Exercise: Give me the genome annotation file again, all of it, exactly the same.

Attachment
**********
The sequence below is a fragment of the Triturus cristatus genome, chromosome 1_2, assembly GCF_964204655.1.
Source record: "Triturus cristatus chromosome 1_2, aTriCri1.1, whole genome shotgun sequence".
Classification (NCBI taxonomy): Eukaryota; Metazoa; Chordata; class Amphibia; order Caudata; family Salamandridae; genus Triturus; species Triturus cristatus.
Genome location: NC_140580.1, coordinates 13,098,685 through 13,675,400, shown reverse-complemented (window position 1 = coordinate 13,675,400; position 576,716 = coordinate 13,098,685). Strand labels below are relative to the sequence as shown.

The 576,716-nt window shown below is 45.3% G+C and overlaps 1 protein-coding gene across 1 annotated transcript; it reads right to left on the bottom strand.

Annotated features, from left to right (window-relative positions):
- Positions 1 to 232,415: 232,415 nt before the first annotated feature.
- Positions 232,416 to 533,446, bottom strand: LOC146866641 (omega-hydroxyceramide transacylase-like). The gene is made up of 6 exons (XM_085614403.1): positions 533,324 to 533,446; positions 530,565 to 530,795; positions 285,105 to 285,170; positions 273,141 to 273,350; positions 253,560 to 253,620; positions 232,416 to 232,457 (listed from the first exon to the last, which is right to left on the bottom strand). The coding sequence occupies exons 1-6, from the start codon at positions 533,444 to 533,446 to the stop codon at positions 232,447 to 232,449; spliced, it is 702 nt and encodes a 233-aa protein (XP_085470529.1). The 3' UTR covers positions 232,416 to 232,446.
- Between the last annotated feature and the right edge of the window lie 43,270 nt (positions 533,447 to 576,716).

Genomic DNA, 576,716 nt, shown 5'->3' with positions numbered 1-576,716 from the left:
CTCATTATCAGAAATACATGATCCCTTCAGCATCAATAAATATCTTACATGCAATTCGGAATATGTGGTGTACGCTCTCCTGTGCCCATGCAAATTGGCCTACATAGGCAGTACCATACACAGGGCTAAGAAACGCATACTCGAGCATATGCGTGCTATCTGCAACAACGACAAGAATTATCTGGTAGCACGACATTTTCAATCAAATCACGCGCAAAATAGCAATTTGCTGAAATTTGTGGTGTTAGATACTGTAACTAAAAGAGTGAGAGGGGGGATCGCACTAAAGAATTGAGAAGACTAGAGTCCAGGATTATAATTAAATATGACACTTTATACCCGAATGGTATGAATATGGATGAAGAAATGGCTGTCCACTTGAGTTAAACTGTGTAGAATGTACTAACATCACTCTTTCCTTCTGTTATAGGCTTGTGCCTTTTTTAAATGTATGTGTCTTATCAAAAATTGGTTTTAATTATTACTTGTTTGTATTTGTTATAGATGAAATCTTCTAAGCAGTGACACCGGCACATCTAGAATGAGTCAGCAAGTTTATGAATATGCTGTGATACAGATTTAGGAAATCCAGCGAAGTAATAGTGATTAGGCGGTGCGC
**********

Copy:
The sequence below is a fragment of the Triturus cristatus genome, chromosome 1_2, assembly GCF_964204655.1.
Source record: "Triturus cristatus chromosome 1_2, aTriCri1.1, whole genome shotgun sequence".
Classification (NCBI taxonomy): Eukaryota; Metazoa; Chordata; class Amphibia; order Caudata; family Salamandridae; genus Triturus; species Triturus cristatus.
Genome location: NC_140580.1, coordinates 13,098,685 through 13,675,400, shown reverse-complemented (window position 1 = coordinate 13,675,400; position 576,716 = coordinate 13,098,685). Strand labels below are relative to the sequence as shown.

The 576,716-nt window shown below is 45.3% G+C and overlaps 1 protein-coding gene across 1 annotated transcript; it reads right to left on the bottom strand.

Annotated features, from left to right (window-relative positions):
- Positions 1 to 232,415: 232,415 nt before the first annotated feature.
- Positions 232,416 to 533,446, bottom strand: LOC146866641 (omega-hydroxyceramide transacylase-like). The gene is made up of 6 exons (XM_085614403.1): positions 533,324 to 533,446; positions 530,565 to 530,795; positions 285,105 to 285,170; positions 273,141 to 273,350; positions 253,560 to 253,620; positions 232,416 to 232,457 (listed from the first exon to the last, which is right to left on the bottom strand). The coding sequence occupies exons 1-6, from the start codon at positions 533,444 to 533,446 to the stop codon at positions 232,447 to 232,449; spliced, it is 702 nt and encodes a 233-aa protein (XP_085470529.1). The 3' UTR covers positions 232,416 to 232,446.
- Between the last annotated feature and the right edge of the window lie 43,270 nt (positions 533,447 to 576,716).

Genomic DNA, 576,716 nt, shown 5'->3' with positions numbered 1-576,716 from the left:
CTCATTATCAGAAATACATGATCCCTTCAGCATCAATAAATATCTTACATGCAATTCGGAATATGTGGTGTACGCTCTCCTGTGCCCATGCAAATTGGCCTACATAGGCAGTACCATACACAGGGCTAAGAAACGCATACTCGAGCATATGCGTGCTATCTGCAACAACGACAAGAATTATCTGGTAGCACGACATTTTCAATCAAATCACGCGCAAAATAGCAATTTGCTGAAATTTGTGGTGTTAGATACTGTAACTAAAAGAGTGAGAGGGGGGATCGCACTAAAGAATTGAGAAGACTAGAGTCCAGGATTATAATTAAATATGACACTTTATACCCGAATGGTATGAATATGGATGAAGAAATGGCTGTCCACTTGAGTTAAACTGTGTAGAATGTACTAACATCACTCTTTCCTTCTGTTATAGGCTTGTGCCTTTTTTAAATGTATGTGTCTTATCAAAAATTGGTTTTAATTATTACTTGTTTGTATTTGTTATAGATGAAATCTTCTAAGCAGTGACACCGGCACATCTAGAATGAGTCAGCAAGTTTATGAATATGCTGTGATACAGATTTAGGAAATCCAGCGAAGTAATAGTGATTAGGCGGTGCGC